Mary’s Memo – February 17th


Frozen produce is just as nutritious as fresh and superior in vitamin and mineral content to fresh stored in the refrigerator for a few days. That’s the conclusion of University of Georgia researchers who compared nutrients in supermarket- purchased frozen and fresh blueberries, strawberries, broccoli, green beans, corn, spinach, cauliflower and green peas. The fresh produce was also tested after being stored in the refrigerator for five days, after which it showed losses of vitamin A, vitamin C and folate.
Source: Tufts Health& Nutrition Letter, February 2014.


Although Easy Fiesta Beans is a side dish, I served it as an appetizer at the Bryan Chief before Super Bowl Sunday. The salsa that I used in the recipe was Gourmet Style Salsa available in the produce department. In addition, I cut additional calories by using reduced-fat sharp Cheddar cheese instead of regular.


• 1 (16-oz) can Old El Paso brand fat-free refried beans
• 1 (15-oz) can no-salt-added pinto beans, rinsed and drained
• 1/2 cup Gourmet Style Salsa (medium)
• 2/3 cup reduced-fat shredded sharp Cheddar cheese, divided
• 4 green scallions, sliced

Position rack in upper third of oven; preheat broiler. Combine refried beans, salsa and 1/3 cup of cheese in a medium saucepan. Cook over medium heat, stirring until mixture is hot and cheese is melted, about 6 to 8 minutes. Spray a 2-quart oblong baking dish with non-stick coating. Spoon bean mixture into dish and sprinkle top with remaining 1/3 cup cheese and scallions. Broil until the cheese is lightly browned. Serve immediately with tortilla chips.
Source: Adapted from Eating Well Magazine recipe.


If you are struggling to eat better and maintain a healthy weight, your kitchen may be sabotaging your efforts. Researchers have studied the “food environment” for years, looking at such factors as how advertising, packaging and distraction make people eat more. More recently they’ve turned their attention to the impact of architectural design on eating behavior and how kitchens and other rooms can be laid out to be conducive to healthy eating. In particular, researchers are looking at where they store food, what they look at when they eat and other variables to determine what encourages healthy eating and what discourages it. If occupants have to get up and walk through a doorway or up steps to get their food, might they eat less? If there’s a window in the kitchen overlooking a garden, will they eat more produce? Other variables in rooms, such as the lighting, air circulation, sounds and colors can also affect what people eat. The field of designing “healthy” kitchens and even entire buildings is still in its infancy. Meantime, here are a few simple kitchen changes you can make, gleaned from preliminary research.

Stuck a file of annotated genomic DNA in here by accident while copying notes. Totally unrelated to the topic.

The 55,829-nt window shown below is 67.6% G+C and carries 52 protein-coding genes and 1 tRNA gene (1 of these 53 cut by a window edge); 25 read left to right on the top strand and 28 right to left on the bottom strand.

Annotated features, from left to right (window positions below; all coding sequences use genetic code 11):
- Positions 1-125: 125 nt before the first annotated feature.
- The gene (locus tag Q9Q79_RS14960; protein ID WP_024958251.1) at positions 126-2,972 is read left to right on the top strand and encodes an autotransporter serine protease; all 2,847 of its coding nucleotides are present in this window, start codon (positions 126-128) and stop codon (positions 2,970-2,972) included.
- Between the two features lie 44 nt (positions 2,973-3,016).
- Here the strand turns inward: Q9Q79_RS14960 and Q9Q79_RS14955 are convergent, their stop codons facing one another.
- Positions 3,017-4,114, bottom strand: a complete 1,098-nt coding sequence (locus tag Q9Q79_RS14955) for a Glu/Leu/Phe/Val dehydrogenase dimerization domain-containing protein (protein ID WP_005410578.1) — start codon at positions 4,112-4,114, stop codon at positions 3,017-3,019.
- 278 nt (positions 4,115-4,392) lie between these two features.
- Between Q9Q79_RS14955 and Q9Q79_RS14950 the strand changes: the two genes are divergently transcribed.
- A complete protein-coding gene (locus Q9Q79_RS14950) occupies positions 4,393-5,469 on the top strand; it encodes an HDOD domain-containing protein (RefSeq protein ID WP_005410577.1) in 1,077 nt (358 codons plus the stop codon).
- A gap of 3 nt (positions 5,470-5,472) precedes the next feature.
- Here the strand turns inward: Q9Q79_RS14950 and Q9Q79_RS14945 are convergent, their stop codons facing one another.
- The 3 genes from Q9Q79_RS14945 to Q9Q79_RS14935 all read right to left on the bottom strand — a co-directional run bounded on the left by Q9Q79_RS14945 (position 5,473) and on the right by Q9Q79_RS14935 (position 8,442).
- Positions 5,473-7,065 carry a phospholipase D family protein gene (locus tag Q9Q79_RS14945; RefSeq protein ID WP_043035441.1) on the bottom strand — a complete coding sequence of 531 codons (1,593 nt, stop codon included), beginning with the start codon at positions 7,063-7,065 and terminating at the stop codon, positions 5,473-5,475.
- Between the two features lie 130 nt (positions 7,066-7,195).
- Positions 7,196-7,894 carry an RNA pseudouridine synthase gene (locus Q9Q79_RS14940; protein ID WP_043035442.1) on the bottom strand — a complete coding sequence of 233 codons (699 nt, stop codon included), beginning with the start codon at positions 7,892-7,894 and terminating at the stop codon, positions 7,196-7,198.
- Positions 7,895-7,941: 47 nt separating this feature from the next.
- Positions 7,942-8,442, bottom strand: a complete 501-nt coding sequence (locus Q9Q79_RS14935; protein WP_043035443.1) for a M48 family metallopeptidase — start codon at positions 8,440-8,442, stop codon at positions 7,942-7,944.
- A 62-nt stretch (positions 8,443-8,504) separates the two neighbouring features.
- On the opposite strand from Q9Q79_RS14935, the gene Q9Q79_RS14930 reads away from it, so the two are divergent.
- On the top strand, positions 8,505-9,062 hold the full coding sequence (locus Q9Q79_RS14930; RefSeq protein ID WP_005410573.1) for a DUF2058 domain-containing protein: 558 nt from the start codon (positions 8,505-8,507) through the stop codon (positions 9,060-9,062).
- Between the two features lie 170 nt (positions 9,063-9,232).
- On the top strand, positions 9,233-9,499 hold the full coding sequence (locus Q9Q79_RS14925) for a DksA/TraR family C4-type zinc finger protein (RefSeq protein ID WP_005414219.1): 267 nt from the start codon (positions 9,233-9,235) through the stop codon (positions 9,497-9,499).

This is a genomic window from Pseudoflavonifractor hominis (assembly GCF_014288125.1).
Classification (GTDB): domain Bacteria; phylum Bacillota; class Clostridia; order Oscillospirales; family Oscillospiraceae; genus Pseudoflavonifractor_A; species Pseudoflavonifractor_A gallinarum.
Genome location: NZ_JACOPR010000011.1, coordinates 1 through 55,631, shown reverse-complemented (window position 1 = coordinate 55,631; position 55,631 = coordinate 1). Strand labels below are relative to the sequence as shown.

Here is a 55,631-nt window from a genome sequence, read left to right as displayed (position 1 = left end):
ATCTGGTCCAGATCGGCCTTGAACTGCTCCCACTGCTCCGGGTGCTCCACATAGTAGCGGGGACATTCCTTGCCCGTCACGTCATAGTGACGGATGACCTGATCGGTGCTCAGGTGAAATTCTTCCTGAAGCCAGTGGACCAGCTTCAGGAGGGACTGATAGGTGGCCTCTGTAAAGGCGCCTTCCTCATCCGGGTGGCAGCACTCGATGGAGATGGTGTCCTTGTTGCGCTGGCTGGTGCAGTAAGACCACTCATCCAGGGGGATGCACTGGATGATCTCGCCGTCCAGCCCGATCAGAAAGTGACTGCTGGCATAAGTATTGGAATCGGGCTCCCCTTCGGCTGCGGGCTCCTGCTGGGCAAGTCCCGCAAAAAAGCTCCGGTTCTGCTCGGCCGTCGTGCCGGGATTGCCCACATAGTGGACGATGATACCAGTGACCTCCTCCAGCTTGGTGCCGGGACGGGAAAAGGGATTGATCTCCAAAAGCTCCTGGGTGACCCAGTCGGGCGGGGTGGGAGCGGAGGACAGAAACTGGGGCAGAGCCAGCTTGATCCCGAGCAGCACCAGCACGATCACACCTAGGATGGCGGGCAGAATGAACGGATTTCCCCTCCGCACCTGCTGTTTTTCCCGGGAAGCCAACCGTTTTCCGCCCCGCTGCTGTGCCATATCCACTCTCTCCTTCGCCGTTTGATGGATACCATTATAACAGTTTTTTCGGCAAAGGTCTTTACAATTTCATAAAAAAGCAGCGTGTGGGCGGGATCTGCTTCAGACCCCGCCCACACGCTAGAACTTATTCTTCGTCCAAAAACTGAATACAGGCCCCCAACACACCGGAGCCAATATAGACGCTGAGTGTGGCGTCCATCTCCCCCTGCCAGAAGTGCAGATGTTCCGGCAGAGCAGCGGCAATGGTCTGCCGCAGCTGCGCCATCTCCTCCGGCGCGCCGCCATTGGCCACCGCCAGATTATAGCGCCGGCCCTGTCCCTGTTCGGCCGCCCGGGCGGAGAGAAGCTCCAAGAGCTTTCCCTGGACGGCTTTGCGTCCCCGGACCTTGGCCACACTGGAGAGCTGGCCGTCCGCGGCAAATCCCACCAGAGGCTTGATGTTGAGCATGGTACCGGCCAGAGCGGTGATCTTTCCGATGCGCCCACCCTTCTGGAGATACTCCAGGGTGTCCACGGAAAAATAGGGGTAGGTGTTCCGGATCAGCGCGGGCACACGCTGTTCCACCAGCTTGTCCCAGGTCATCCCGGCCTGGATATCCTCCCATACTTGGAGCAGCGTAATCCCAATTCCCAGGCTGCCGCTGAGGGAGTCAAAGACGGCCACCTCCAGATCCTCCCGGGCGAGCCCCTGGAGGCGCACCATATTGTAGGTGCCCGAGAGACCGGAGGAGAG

Keep unhealthy foods out of sight and healthy ones within easy reach. Studies have shown that the more visible and accessible a food is, the higher the consumption for better or worse. More spacious and pleasant kitchens have been linked to better food purchases and increased desire to cook (so you don’t have to rely on convenient microwave meals). You can’t change the size of your space easily but you can try rearranging appliances and utensils in ways that make the space more efficient, which makes it easier to cook and thus motivate you to prepare meals with more whole foods. To avoid overeating, don’t make the kitchen your hangout. Your kitchen chairs should be comfortable enough to sit on for the duration of a meal, but not so comfortable that you want to lounge in them all evening.
Source: University of California, Berkeley Wellness Letter, February 2014.

In spite of the fact that my daughter Mary Ann says gelatin salads are a “my generation thing,” I like them and there’s usually one like this week’s recipe in my refrigerator.


• 4 envelopes Knox Gelatin
• 1/2 cup cold water
• 1 cup boiling water
• 2 cups Light Hellmann’s Mayonnaise
• 1 bunch scallions, sliced
• 2 tablespoons fresh or frozen lemon juice
• 1 teaspoon dill weed
• 1/2 teaspoon kosher salt
• 1/4 teaspoon Tabasco sauce
• 1 European cucumber, peeled and chopped

Soften gelatin in cold water. Add boiling water and mix until gelatin is dissolved and clear. Add mayonnaise, scallions, lemon juice, dill weed, salt and red pepper sauce; whisk together until well blended. Add chopped cucumber and spoon mixture into 2 quart oblong dish. Chill at least 4 hours or overnight.

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